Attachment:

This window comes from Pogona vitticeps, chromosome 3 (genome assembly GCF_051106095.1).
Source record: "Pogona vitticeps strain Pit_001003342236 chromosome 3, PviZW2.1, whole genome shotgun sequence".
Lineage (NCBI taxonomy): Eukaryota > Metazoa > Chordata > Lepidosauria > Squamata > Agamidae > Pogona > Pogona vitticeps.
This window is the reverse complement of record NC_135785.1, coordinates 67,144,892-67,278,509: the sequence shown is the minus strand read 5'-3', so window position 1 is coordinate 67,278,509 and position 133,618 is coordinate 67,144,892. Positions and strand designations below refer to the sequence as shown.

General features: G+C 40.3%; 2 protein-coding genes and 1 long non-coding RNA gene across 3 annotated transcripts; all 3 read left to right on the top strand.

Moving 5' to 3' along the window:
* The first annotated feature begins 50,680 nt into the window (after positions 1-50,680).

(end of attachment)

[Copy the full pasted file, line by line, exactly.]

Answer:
This window comes from Pogona vitticeps, chromosome 3 (genome assembly GCF_051106095.1).
Source record: "Pogona vitticeps strain Pit_001003342236 chromosome 3, PviZW2.1, whole genome shotgun sequence".
Lineage (NCBI taxonomy): Eukaryota > Metazoa > Chordata > Lepidosauria > Squamata > Agamidae > Pogona > Pogona vitticeps.
This window is the reverse complement of record NC_135785.1, coordinates 67,144,892-67,278,509: the sequence shown is the minus strand read 5'-3', so window position 1 is coordinate 67,278,509 and position 133,618 is coordinate 67,144,892. Positions and strand designations below refer to the sequence as shown.

General features: G+C 40.3%; 2 protein-coding genes and 1 long non-coding RNA gene across 3 annotated transcripts; all 3 read left to right on the top strand.

Moving 5' to 3' along the window:
* The first annotated feature begins 50,680 nt into the window (after positions 1-50,680).